Saturday, November 10, 2007

1830 – 1850 Romantics

1830 July Revolution, Charles X abdicated, France

1830-48 Louis Philippe, France

1837-1901 Queen Victoria, England

1848-49 Revolution

Romanticism in music followed two divergent paths: (1) toward the miniature forms of Lied and character piece for piano as established by Schubert and represented by Schumann, Mendelssohn and Chopin, and (2) toward the spectacular and grandiose in opera and symphony as established by Beethoven and represented by Meyerbeer, Berlioz, Liszt and Wagner.

Vocal Music

Grand Opera

Grand opera began with Daniel Auber's (1782-1871) Le Muette de Portici (1828) in which a dumb girl leaped into the erupting Vesuvius. Rossini's last opera, William Tell (1929), was an attempt to imitate this popular new style characterized by

(a) obligatory spectacular scenes,
(b) death, not happy endings, in librettos by Scribe,
(c) potpourri overture,
(d) extended ornate arias,
(e) chorus and ballet, and
(f) a new heavier type of dramatic tenor as the featured hero.

Other opera were Giacomo Meyerbeer's (1791-1864) Robert le Diable (1831), Les Huguenots (1836) and Le Prophète (1849), and Jacques Halévy's (1799-1862) La Juive (1835).

Italian Opera

This period is called bel canto.  Orchestral accompaniment used throughout the opera broke down the distinction between recitative and aria, resulting in long formally flexible sections in Vincenzo Bellini's (1801-35) Norma (1831), La Sonnambula (1831) and I Puritani (1835) and Gaetano Donizetti's (1797-1848) Lucia di Lammermore (1835).

German opera

Sentimental light operas were Hans Heiling (1833) by Heinrich Marschner (1795-1861), Zar und Zimmerman (1837) by Albert Lortzing (1801-51) and Martha (1847) by Friedrich von Flotow (1812-83). Richard Wagner's (1813-83) Rienzi (1840) was a grand opera, and Der fliegende Holländer (1842) was in the Weber tradition.

Russian Opera

Russian opera was established by Michael Glinka (1804-57) in A Life for the Tsar (1836) and Russlan and Lyudmilla (1842), the first realization of nationalism in music.


Influenced by Bach and Handel, Felix Mendelssohn (1809-47) composed the sentimental oratorios St. Paul (1836) and Elijah (1846). Also considered a secular oratorio is The Damnation of Faust (1846) by Hector Berlioz (1803-69).

Choral Music

Secular cantatas were Mendelssohn's Erste Walpurgisnacht (1832) and Robert Schumann's (1803-56) Paradise and the Peri (1843) and Scenes from Goethe's "Faust" (1844-53). Important liturgical music were Rossini's Stabat Mater (1832) and the huge Requiem (1837) of Berlioz.


Though Mendelssohn was also important, Schumann was the outstanding Lieder composer, especially in the song cycles Dichterliebe (1840) and Frauenliebe und Leben (1840).

French Song

The first French song cycle was Berlioz Les Nuits d'Été (1841). It became the first orchestral song cycle when he orchestrated it in 1856.

Instrumental Music


Sonata form almost disappeared and was replaced by collections of unrelated single movements in a completely idiomatic piano style. Though most of the titles are not authentic, Mendelssohn's Songs without Words (1829-45) contained 48 song-like pieces. Schumann added his own titles in Papillons (1830-31), Carnival (1835) and Kinderscenen (1838).

Frédéric Chopin (1810-49) also preferred short forms, as in Nocturnes (1830-46), Impromptu (1834-43) and 24 Preludes, Op. 28 (1839) in all the major and minor keys. He established romantic piano idiom through use of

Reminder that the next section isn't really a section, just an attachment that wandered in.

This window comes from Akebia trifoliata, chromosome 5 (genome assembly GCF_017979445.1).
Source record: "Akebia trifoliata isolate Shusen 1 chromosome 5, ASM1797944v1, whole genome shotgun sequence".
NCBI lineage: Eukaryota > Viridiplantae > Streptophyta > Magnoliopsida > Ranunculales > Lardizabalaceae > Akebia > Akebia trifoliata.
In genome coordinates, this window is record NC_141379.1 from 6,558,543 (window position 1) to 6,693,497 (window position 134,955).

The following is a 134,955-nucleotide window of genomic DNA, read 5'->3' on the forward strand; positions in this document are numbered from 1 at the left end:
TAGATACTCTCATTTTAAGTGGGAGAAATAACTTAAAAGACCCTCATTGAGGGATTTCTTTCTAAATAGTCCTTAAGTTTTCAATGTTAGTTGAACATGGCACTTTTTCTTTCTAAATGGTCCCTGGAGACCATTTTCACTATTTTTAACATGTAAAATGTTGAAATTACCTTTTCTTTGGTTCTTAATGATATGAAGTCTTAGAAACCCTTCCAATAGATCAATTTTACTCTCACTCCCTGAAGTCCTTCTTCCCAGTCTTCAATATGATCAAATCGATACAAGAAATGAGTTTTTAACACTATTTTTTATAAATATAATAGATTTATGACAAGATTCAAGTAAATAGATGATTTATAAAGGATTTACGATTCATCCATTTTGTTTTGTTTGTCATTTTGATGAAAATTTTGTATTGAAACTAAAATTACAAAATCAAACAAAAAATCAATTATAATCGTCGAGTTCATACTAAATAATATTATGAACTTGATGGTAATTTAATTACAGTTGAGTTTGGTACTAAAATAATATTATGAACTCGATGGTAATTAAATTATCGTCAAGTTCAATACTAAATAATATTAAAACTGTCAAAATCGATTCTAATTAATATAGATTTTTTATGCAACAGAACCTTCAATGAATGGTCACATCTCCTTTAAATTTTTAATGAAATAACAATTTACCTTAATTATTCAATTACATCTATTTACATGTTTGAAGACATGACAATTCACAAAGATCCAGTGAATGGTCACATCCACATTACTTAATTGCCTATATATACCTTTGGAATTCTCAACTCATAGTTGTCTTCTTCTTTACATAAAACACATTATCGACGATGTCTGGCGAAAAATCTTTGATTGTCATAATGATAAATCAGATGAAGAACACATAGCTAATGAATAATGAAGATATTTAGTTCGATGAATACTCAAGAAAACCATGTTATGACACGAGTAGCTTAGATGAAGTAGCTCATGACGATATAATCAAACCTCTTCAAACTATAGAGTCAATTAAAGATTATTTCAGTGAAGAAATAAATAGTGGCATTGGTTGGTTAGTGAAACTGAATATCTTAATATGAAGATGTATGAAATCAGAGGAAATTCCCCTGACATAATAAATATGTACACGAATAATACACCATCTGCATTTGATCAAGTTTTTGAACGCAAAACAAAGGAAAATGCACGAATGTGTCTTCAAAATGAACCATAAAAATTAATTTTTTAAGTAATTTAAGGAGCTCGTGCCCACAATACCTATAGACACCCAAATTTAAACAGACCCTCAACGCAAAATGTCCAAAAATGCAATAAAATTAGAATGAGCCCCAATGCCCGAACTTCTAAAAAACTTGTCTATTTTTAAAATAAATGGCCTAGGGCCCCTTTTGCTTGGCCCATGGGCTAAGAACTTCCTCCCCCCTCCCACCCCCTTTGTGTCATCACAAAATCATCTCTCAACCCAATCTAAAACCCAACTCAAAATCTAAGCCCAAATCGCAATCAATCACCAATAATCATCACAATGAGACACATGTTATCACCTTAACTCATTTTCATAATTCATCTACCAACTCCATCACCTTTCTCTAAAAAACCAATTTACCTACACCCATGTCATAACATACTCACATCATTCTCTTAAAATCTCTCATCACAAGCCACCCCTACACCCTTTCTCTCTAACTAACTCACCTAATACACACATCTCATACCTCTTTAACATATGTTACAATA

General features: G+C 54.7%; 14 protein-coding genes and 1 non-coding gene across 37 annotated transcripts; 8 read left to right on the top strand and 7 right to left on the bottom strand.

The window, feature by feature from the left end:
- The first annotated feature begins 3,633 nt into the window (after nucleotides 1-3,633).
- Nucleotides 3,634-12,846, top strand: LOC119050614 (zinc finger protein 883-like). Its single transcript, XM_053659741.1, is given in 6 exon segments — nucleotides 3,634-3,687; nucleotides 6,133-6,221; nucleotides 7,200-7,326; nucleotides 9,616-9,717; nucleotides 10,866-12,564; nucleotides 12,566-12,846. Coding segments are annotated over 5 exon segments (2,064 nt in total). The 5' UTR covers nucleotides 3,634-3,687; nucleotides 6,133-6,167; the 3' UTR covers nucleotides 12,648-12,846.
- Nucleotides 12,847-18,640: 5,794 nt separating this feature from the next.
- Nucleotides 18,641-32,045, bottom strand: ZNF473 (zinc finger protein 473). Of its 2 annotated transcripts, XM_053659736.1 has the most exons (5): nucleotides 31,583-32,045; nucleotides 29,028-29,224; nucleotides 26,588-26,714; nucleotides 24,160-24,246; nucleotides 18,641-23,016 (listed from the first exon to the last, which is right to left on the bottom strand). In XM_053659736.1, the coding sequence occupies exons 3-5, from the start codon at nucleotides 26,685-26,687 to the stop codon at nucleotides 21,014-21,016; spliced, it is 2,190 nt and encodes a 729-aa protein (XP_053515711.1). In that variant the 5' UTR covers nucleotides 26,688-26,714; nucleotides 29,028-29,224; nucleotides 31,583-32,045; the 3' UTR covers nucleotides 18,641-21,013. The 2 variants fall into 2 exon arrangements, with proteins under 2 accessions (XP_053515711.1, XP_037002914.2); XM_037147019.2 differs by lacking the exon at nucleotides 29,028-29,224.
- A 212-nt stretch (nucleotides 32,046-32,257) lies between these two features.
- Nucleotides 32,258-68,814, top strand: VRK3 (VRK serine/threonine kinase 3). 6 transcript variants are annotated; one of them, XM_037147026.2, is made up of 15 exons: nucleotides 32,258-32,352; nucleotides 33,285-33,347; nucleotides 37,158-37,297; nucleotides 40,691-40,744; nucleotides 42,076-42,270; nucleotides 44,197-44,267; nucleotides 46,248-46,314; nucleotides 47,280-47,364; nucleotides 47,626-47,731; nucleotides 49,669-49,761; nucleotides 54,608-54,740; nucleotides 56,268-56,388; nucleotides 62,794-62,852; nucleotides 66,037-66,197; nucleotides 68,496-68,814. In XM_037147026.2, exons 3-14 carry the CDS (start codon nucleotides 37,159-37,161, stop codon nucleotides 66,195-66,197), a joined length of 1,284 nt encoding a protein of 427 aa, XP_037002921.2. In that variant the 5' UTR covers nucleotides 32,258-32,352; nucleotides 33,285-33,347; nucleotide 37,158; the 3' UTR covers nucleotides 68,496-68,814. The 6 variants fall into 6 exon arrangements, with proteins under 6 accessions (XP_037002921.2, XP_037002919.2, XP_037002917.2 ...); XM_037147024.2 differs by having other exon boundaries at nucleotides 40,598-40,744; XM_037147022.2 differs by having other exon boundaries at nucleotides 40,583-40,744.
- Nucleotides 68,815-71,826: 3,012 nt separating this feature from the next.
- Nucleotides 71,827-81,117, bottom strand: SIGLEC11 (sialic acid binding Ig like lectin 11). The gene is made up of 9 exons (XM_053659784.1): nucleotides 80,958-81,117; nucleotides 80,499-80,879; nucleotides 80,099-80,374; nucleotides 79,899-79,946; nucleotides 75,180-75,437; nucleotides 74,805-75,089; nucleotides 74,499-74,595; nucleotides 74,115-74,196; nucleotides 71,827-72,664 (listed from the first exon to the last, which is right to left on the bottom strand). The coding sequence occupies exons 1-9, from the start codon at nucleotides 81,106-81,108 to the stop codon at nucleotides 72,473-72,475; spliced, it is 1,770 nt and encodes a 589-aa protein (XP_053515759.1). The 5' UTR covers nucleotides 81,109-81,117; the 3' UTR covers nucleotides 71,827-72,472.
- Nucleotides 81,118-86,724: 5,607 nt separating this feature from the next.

(a) tempo rubato,
(b) chromaticism,
(c) free modulation,
(d) creative use of the damper pedal, and
(e) melodies from dance or song in
(f) a completely homophonic texture.
Preferred dances were waltz (19), polonaise (13) and mazurka (51). Longer single-movement forms were the ballade (4 examples) and scherzo (4 examples). He also composed sets of etudes: Op. 10 (1829-32) and Op. 25 (1832-36). Schumann also composed etudes, including Etudes symphoniques (1834).

Chamber Music

The string quartet was still preferred by Schumann with three and Mendelssohn with seven examples, but both men composed other important works for combinations of strings alone or with piano.


In the classical form with written out cadenzas, concertos showed the romantic piano idiom in Schumann's concerto (1845), Chopin's Op. 11 (1830) and Op. 21 (1829) and Mendelssohn's Op 25 (1831) and Op. 40 (1837). Mendelssohn also composed a Violin Concerto (1844).


The clearest change from the Viennese classic tradition came in the Symphonie fantastique (1830) of Berlioz, which showed all the features of romanticism:

(a) tempo rubato,
(b) frequent tempo changes,
(c) chromaticism,
(d) a new mastery of orchestral color,
(e) the idée fixe, a unifying motive used in all five movements,
(f) transformation as opposed to development of theme (melodies were of such distinctive character they resisted development, and
(g) the use of a complete descriptive program.
Formally, it was still a normal symphony with two scherzo movements, but with a new thematic unity. His Harold in Italy (1834) was a viola concerto while Romeo and Juliet (1840) used chorus and vocal soloists.

The symphonies of Schumann and Mendelssohn used descriptive titles, as in Schumann's No. 1 "Spring" (1841) and No. 3 "Rhenish" (1850) and Mendelssohn's No. 3 Scotch" (1842), No. 4 "Italian" (1833) and No. 5 "Reformation" (1832), but maintained the basic form of the classic symphony without either thematic or programmatic unity.


While Beethoven's overtures and Mendelssohn's Overture to A Midsummer Night's Dream (1826) were written to precede theatrical performances, Mendelssohn's Hebrides (1832) and Berlioz' Roman Carnival (1844) were character pieces in modified sonata-allegro form composed for concert use.

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